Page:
• Kelsey Jacobsen

A Parent's Back-to-School Guide to Music Lessons

As adults, we remember our own childhoods with a mixture of nostalgia and dismay. The world changes and what we know about raising children shifts, making now-parents reevaluate how they were raised. Specifically, there is a lot of confusion about how involved a parent should be in their child’s learning process. Previously,

we lived in a world where we were sent off to practice and the experience was generally pretty negative. “Go to your room and practice” or “you’ll sit there until 30 minutes is over,” both very common phrases. It makes today’s parents cautious when enforcing practicing at home. However, as a parent of a younger child (under 14), your at-home guidance and involvement is crucial.


Unlike learning in school, private music teachers have your child for an average of 45 minutes a week. Out of a year, that’s 2,340 out of 524,160 minutes - 0.44% of the student’s time versus 99.4% of the student’s time. And THAT is only if the student comes in EVERY WEEK. Let’s visualize:

It’s barely visible on the graph. This is why it’s so crucial for the student’s support system to be involved in the practice/play part of learning music at home. While I know your time as a parent is valuable, and you may fear creating a negative musical experience, I instead give you another option: create a positive learning environment at home. It teaches consistency and accountability, which will help your child learn about goal setting and long-term focus, and it will make them feel like their music is part of the home-environment rather than an isolating punishment away from everyone else. What can you do to create this environment for your upcoming musician?

  1. Have them help you set up a “special space” to practice that

is distraction free from siblings, family, TV, etc. If space is limited, it can even be a community space, but designate a certain time of day where the rest of the family engages in other tasks elsewhere. Asking the child to work and focus when everyone else is having fun in the same space or nearby will seem unfair, so space and tone-setting is crucial to help them get in the mode.

  1. Be a cheerleader and help them “play.” And when I say play, I mean it. Even if you, the guardian, don’t understand how to use the instrument, goof around with them at the end of their practice session. Create silly songs by plucking random strings or hitting random keys. This spikes their creativity and reminds them that music is about being playful. Not to mention, if you’re willing to try and even fail then it’s less scary for them to try as well.

  2. Encourage (don’t force) them to play what they’re working on in lessons. Does this add a bit of pressure? Yes. Is that bad pressure? No! Music is performance, and the more you encourage them to “share” the performance, the less stressful playing in front of others will be. Remember, process is great but it needs direction in the end and music requires ears. Honestly, if a musician is playing in an empty forest, are they even making music? … you get my point…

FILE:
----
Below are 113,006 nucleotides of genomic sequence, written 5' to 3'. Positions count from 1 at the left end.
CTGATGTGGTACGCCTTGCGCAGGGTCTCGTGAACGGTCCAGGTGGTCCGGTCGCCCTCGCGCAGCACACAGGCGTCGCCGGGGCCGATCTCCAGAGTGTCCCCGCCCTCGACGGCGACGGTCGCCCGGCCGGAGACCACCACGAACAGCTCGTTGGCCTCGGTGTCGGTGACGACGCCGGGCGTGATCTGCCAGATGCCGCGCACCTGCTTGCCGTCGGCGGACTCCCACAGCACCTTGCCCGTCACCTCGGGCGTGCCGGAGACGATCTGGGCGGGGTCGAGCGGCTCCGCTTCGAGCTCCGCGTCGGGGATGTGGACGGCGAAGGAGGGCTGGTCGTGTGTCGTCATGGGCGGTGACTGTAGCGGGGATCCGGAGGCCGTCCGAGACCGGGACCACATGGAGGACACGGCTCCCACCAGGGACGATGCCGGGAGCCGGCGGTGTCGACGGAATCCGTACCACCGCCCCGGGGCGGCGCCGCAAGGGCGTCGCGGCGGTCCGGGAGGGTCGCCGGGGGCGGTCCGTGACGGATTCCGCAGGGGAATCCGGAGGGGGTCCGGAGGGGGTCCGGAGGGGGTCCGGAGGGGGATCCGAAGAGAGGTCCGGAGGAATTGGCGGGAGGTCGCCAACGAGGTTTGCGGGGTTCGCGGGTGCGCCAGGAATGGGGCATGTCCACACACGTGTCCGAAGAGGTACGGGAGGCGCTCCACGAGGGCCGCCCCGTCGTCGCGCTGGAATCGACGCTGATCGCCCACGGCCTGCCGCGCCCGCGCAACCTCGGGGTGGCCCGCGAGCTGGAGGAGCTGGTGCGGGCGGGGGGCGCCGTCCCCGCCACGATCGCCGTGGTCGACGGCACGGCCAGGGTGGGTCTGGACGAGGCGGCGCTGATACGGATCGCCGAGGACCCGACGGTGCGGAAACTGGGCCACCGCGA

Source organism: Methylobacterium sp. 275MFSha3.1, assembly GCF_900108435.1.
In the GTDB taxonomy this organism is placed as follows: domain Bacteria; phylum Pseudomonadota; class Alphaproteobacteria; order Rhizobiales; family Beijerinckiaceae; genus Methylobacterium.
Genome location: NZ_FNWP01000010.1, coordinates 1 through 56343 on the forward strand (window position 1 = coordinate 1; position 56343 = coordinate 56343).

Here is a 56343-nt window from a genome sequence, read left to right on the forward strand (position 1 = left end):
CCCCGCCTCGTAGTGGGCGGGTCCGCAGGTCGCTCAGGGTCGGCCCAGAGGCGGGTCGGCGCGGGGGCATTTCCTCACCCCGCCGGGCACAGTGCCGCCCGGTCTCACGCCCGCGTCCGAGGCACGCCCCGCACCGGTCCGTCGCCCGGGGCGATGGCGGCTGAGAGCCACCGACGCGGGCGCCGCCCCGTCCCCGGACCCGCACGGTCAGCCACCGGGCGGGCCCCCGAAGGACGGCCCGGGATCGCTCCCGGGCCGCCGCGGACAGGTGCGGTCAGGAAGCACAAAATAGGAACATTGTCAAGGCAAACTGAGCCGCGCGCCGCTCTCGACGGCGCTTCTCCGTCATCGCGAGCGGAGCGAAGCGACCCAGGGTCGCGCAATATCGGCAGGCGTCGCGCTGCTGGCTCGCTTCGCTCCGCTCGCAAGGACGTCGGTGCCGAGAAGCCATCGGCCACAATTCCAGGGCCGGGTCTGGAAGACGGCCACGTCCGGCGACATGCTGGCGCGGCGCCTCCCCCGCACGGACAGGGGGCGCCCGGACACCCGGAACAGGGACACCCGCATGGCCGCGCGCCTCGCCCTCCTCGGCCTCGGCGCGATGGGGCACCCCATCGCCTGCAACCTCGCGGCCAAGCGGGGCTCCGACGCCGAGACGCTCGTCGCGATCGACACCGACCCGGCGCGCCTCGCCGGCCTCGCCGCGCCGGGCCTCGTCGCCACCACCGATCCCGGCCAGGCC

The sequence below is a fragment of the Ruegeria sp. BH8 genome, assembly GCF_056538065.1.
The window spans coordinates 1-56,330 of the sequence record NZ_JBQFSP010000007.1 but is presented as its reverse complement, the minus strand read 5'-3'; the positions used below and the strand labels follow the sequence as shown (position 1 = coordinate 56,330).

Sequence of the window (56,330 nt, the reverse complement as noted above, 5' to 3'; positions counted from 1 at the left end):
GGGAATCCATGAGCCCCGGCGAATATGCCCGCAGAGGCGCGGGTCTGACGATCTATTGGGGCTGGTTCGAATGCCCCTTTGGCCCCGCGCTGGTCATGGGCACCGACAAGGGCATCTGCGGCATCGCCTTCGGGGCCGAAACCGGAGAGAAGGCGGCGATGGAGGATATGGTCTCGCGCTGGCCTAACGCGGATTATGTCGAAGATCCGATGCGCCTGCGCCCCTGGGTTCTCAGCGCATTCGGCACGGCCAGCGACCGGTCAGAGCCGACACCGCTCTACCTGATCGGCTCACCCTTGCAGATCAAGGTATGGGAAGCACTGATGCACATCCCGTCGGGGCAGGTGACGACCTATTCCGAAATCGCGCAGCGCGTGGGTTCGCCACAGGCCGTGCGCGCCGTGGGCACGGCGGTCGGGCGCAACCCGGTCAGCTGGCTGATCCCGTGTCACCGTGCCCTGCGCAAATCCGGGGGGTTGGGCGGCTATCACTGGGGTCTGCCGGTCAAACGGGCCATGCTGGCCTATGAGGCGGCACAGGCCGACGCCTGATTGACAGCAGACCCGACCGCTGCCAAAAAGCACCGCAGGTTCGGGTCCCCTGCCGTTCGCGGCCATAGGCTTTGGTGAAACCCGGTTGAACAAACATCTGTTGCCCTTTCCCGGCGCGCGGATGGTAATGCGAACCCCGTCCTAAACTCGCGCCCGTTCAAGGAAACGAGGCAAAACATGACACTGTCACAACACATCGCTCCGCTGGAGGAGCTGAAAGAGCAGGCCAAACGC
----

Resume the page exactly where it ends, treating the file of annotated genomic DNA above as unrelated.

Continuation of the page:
3. Avoid over-scheduling. Many parents account for the hour once a week when planning other activities for their child. In reality, you should plan for an hour once a day. Not all of that time is filled with playing, especially when they’re young, but they need that time to:


  • Unwind from school/social activities/etc

  • Gather their practice materials and get “set up” in their space (this increases their focus)

  • Practice what the teacher gave them

  • Ask questions, get frustrated, and then problem-solve (part of growing as a musician)

  • PLAY for fun - with you hopefully!

  • Put away materials so they don’t get lost for the next practice/lesson

If you account for that at-home supported practice time, let’s revisit our learning pie-chart:

Oh my - the music section is visible! While it still looks small in comparison to other areas, it increased 7 fold, which means they are actually building muscle memory, musical skill, and frankly, fond memories associated with the instrument and their home/support system. All of these things continue to inspire students to practice and play more, which means they’re musical skill improves. By the time they hit their teenage years, they shouldn’t require heavy handed involvement, they’ll have learned the skills necessary to learn. And you will have unlocked the next level of parenting, congrats! No one said it would be easy.

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